One of the most common questions we are asked when kicking off a Google Drive training is, “how is Google Drive different from what we’re using now?”
I typically answer with a two-part response:
- Google Drive is cloud-based
- Google Drive is built for team-based file management
Cloud-based: Storage, accessibility, and security
The first part of the response is more obvious of course. Because your files are stored in the cloud, you have the ability to access them from anywhere with any device, all you need is an internet or mobile network connection and you are off and running! In fact, if you are taking advantage of the offline capabilities, you may not even need an internet connection.
It also means that you eliminate a single point of failure. If your computer crashes, no sweat. Just whip out your phone, tap your buddy on the shoulder and ask to borrow his, or use an alternate secondary device to log back in and pick up where you left off.
Team-based file management: Changing the way we think about collaboration
The second part of the response is a bit more interesting as it has a number of components.
To start with, Google Drive content can easily be shared to individuals, but they are also commonly shared with Groups. An easy way to think of Google Groups is as a pseudo mix between Distribution Groups (strictly for mail delivery) and Security Groups (for managing roles and permissions). The same Group that you send an email to can also be used to share a folder within Google Drive.
Consider the following example: Lowell has just joined the organization as an account manager. Lowell needs access to all of the files that any member of the sales team is expected to have. Fortunately, all of the directories that Lowell needs are shared with the group email@example.com. All the administrator has to do is add Lowell to the sales group and email him a link to the top level sales directory that he should have access to.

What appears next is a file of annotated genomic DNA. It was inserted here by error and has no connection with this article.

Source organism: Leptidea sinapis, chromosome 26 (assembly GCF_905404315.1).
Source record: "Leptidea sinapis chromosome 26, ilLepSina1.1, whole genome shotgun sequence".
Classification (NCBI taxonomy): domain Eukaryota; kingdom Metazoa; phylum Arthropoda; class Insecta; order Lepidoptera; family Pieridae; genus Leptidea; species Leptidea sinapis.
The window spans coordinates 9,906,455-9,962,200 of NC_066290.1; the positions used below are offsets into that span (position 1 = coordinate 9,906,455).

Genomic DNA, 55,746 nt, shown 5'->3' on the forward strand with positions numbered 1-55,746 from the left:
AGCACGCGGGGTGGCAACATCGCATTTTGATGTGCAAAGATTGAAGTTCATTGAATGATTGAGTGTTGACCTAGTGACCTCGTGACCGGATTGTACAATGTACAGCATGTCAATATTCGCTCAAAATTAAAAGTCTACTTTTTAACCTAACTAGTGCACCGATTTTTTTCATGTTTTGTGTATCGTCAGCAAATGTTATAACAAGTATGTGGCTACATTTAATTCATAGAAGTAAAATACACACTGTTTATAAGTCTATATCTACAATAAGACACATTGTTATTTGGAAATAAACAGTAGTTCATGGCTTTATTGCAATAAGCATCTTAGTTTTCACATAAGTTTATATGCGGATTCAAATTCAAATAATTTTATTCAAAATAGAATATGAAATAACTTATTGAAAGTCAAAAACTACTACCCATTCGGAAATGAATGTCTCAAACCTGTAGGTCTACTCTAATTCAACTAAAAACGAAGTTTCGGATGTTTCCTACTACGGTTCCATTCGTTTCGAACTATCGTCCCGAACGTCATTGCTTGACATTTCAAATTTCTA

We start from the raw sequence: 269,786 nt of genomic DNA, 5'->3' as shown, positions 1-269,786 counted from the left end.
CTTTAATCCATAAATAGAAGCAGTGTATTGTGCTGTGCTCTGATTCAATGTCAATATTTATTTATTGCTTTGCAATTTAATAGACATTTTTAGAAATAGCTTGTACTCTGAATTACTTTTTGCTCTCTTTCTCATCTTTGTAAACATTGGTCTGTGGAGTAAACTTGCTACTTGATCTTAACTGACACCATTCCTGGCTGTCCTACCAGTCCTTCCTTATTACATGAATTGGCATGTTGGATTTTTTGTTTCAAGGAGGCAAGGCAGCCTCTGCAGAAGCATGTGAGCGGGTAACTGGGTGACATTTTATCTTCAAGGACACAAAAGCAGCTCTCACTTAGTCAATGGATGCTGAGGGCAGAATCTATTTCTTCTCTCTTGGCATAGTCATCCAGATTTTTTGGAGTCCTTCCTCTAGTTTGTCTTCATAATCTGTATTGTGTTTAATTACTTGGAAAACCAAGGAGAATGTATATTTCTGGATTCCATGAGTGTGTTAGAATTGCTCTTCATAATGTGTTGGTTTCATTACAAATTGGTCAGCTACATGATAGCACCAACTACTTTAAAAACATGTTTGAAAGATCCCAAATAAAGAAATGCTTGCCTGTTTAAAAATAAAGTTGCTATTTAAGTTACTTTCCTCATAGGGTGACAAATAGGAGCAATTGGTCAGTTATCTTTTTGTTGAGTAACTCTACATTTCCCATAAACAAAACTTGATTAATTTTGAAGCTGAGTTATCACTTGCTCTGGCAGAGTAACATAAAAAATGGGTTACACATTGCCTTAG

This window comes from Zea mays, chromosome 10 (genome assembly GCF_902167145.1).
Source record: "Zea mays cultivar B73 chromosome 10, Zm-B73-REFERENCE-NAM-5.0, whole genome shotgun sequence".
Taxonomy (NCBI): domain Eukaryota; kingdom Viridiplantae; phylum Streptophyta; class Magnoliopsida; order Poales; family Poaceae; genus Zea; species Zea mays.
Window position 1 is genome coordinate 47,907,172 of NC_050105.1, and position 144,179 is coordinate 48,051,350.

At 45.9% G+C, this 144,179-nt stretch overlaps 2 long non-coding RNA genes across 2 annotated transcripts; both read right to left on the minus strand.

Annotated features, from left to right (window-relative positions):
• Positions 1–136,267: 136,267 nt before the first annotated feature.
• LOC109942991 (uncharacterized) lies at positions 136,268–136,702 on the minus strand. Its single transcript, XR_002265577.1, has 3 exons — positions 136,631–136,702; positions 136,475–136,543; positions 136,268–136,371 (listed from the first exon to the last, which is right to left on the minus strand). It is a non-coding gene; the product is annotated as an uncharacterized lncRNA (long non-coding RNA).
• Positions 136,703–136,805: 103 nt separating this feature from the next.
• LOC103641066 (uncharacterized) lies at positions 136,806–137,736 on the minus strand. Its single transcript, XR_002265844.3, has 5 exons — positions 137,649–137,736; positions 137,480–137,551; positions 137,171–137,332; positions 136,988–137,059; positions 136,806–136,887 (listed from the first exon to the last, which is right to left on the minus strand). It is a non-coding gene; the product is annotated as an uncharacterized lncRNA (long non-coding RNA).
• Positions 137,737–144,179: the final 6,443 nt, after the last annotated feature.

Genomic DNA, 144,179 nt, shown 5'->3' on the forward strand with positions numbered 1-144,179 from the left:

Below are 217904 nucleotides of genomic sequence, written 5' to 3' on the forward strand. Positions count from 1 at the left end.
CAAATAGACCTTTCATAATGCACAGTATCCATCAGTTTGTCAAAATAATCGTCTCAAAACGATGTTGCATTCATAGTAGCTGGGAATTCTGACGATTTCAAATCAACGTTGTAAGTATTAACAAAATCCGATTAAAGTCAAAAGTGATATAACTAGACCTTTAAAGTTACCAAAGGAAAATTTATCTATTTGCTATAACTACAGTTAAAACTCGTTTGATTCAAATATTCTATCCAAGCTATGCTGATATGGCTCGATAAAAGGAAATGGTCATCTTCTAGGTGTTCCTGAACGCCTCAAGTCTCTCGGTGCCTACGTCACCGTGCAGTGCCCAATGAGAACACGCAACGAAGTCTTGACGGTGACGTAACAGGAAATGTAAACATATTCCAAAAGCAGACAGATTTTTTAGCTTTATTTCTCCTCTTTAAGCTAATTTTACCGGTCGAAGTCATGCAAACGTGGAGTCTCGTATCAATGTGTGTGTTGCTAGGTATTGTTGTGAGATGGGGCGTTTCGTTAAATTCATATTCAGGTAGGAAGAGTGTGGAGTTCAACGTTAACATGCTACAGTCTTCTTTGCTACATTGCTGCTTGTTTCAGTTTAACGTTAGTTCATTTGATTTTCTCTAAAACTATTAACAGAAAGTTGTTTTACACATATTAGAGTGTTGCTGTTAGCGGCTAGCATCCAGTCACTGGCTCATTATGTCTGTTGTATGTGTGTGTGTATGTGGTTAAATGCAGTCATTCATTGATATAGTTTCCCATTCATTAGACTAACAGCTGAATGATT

Another point to consider, is that you have the ability to create group hierarchies to implement more granular group sharing. We can only have an overarching sales group, or we could add nested groups as well. For example, Lowell may be added to the firstname.lastname@example.org, which is a nested group within the sales group. Now we can still share content dynamically, but also within smaller subsets if necessary.
The team sharing mantra is truly highlighted when we look at the philosophical difference between native Google files and traditional files. Traditionally, if I want to collaborate on a file, the process looks something like this:
- Open my local word processor
- Add my content
- Save the file to my local machine
- Open up my preferred email client
- Attach the file that was saved to my machine
- Email the file to a coworker
- My coworker downloads the file to his or her local machine
- My coworker opens the file locally and makes some changes
- My coworker saves the file
- My coworker attaches the updated file to an email and either sends it to me or onto the next person to repeat the cycle
This process was developed under the premise that a document must be yours before you can work on it (open, download, & edit). Now in contrast, let’s look at the process for collaborating with a Google Doc:
- Open a Google Doc right from my browser
- Share the Google Doc with collbaorators as necessary
- Work on the document in real-time, together
- Changes are saved automatically
By removing the necessity to download a file to one’s computer before being able to edit, the Google process replaces the traditional sense of singular ownership with a sense of true team-based collaboration.
The power of Google Drive is the power of efficiency, the power of security, and the power of collaboration. Manage your files as a team. Manage your team with Google Apps for Work and Google Drive.Originally published on October 12, 2015